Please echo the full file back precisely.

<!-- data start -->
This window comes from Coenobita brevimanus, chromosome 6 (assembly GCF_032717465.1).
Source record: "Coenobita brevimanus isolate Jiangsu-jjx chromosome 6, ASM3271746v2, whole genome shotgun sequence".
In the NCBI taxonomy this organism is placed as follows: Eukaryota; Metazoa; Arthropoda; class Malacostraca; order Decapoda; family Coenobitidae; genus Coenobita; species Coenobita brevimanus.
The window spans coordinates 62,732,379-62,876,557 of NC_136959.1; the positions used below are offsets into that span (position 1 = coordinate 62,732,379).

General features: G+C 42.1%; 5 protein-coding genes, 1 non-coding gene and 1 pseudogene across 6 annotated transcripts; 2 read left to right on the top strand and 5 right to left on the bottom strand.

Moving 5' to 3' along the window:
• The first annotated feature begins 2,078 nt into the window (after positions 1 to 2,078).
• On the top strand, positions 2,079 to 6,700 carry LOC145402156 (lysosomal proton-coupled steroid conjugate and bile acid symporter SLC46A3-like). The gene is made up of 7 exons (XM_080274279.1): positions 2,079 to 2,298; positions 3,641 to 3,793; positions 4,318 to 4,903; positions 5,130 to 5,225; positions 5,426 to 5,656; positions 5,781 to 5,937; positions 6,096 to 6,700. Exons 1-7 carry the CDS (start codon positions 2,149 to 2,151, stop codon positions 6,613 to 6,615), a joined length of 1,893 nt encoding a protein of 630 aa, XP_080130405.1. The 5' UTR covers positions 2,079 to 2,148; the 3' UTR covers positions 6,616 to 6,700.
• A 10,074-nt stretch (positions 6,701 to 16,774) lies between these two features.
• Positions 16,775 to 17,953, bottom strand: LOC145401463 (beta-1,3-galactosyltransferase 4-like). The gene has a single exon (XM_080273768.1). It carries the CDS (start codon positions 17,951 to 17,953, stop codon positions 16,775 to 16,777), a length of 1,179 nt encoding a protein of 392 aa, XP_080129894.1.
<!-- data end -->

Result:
This window comes from Coenobita brevimanus, chromosome 6 (assembly GCF_032717465.1).
Source record: "Coenobita brevimanus isolate Jiangsu-jjx chromosome 6, ASM3271746v2, whole genome shotgun sequence".
In the NCBI taxonomy this organism is placed as follows: Eukaryota; Metazoa; Arthropoda; class Malacostraca; order Decapoda; family Coenobitidae; genus Coenobita; species Coenobita brevimanus.
The window spans coordinates 62,732,379-62,876,557 of NC_136959.1; the positions used below are offsets into that span (position 1 = coordinate 62,732,379).

General features: G+C 42.1%; 5 protein-coding genes, 1 non-coding gene and 1 pseudogene across 6 annotated transcripts; 2 read left to right on the top strand and 5 right to left on the bottom strand.

Moving 5' to 3' along the window:
• The first annotated feature begins 2,078 nt into the window (after positions 1 to 2,078).
• On the top strand, positions 2,079 to 6,700 carry LOC145402156 (lysosomal proton-coupled steroid conjugate and bile acid symporter SLC46A3-like). The gene is made up of 7 exons (XM_080274279.1): positions 2,079 to 2,298; positions 3,641 to 3,793; positions 4,318 to 4,903; positions 5,130 to 5,225; positions 5,426 to 5,656; positions 5,781 to 5,937; positions 6,096 to 6,700. Exons 1-7 carry the CDS (start codon positions 2,149 to 2,151, stop codon positions 6,613 to 6,615), a joined length of 1,893 nt encoding a protein of 630 aa, XP_080130405.1. The 5' UTR covers positions 2,079 to 2,148; the 3' UTR covers positions 6,616 to 6,700.
• A 10,074-nt stretch (positions 6,701 to 16,774) lies between these two features.
• Positions 16,775 to 17,953, bottom strand: LOC145401463 (beta-1,3-galactosyltransferase 4-like). The gene has a single exon (XM_080273768.1). It carries the CDS (start codon positions 17,951 to 17,953, stop codon positions 16,775 to 16,777), a length of 1,179 nt encoding a protein of 392 aa, XP_080129894.1.